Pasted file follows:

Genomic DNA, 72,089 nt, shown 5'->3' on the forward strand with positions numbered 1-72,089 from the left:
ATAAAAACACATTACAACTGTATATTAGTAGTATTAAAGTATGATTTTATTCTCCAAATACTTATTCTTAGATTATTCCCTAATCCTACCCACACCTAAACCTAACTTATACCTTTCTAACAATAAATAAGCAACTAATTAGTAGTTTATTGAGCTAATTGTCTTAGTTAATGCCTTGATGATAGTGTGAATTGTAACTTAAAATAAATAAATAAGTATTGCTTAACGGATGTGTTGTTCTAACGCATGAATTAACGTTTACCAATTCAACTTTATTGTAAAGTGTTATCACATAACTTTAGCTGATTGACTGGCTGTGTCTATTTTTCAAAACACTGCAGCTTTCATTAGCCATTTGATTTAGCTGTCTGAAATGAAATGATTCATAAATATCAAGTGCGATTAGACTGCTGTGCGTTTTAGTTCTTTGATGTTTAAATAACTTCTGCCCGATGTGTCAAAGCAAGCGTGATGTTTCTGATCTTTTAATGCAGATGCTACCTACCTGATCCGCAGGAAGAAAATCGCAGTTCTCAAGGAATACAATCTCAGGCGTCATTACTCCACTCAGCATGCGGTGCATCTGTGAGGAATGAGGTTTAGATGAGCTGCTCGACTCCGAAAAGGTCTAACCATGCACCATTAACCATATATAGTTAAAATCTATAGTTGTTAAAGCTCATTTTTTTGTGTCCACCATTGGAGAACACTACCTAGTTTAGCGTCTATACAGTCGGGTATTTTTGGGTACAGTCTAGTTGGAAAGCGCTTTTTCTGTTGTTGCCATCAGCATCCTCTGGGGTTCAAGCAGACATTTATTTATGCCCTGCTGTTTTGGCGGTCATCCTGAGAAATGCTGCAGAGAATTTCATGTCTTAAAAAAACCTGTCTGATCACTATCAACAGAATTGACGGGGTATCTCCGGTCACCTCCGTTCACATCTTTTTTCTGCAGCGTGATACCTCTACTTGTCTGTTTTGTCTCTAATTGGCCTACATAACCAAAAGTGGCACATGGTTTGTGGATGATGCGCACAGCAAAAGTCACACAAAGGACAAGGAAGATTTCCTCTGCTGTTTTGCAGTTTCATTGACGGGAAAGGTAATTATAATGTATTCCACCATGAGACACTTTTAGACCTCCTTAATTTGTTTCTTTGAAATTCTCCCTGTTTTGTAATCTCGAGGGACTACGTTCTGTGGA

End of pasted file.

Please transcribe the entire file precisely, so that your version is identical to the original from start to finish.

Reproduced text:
Genomic DNA, 72,089 nt, shown 5'->3' on the forward strand with positions numbered 1-72,089 from the left:
ATAAAAACACATTACAACTGTATATTAGTAGTATTAAAGTATGATTTTATTCTCCAAATACTTATTCTTAGATTATTCCCTAATCCTACCCACACCTAAACCTAACTTATACCTTTCTAACAATAAATAAGCAACTAATTAGTAGTTTATTGAGCTAATTGTCTTAGTTAATGCCTTGATGATAGTGTGAATTGTAACTTAAAATAAATAAATAAGTATTGCTTAACGGATGTGTTGTTCTAACGCATGAATTAACGTTTACCAATTCAACTTTATTGTAAAGTGTTATCACATAACTTTAGCTGATTGACTGGCTGTGTCTATTTTTCAAAACACTGCAGCTTTCATTAGCCATTTGATTTAGCTGTCTGAAATGAAATGATTCATAAATATCAAGTGCGATTAGACTGCTGTGCGTTTTAGTTCTTTGATGTTTAAATAACTTCTGCCCGATGTGTCAAAGCAAGCGTGATGTTTCTGATCTTTTAATGCAGATGCTACCTACCTGATCCGCAGGAAGAAAATCGCAGTTCTCAAGGAATACAATCTCAGGCGTCATTACTCCACTCAGCATGCGGTGCATCTGTGAGGAATGAGGTTTAGATGAGCTGCTCGACTCCGAAAAGGTCTAACCATGCACCATTAACCATATATAGTTAAAATCTATAGTTGTTAAAGCTCATTTTTTTGTGTCCACCATTGGAGAACACTACCTAGTTTAGCGTCTATACAGTCGGGTATTTTTGGGTACAGTCTAGTTGGAAAGCGCTTTTTCTGTTGTTGCCATCAGCATCCTCTGGGGTTCAAGCAGACATTTATTTATGCCCTGCTGTTTTGGCGGTCATCCTGAGAAATGCTGCAGAGAATTTCATGTCTTAAAAAAACCTGTCTGATCACTATCAACAGAATTGACGGGGTATCTCCGGTCACCTCCGTTCACATCTTTTTTCTGCAGCGTGATACCTCTACTTGTCTGTTTTGTCTCTAATTGGCCTACATAACCAAAAGTGGCACATGGTTTGTGGATGATGCGCACAGCAAAAGTCACACAAAGGACAAGGAAGATTTCCTCTGCTGTTTTGCAGTTTCATTGACGGGAAAGGTAATTATAATGTATTCCACCATGAGACACTTTTAGACCTCCTTAATTTGTTTCTTTGAAATTCTCCCTGTTTTGTAATCTCGAGGGACTACGTTCTGTGGA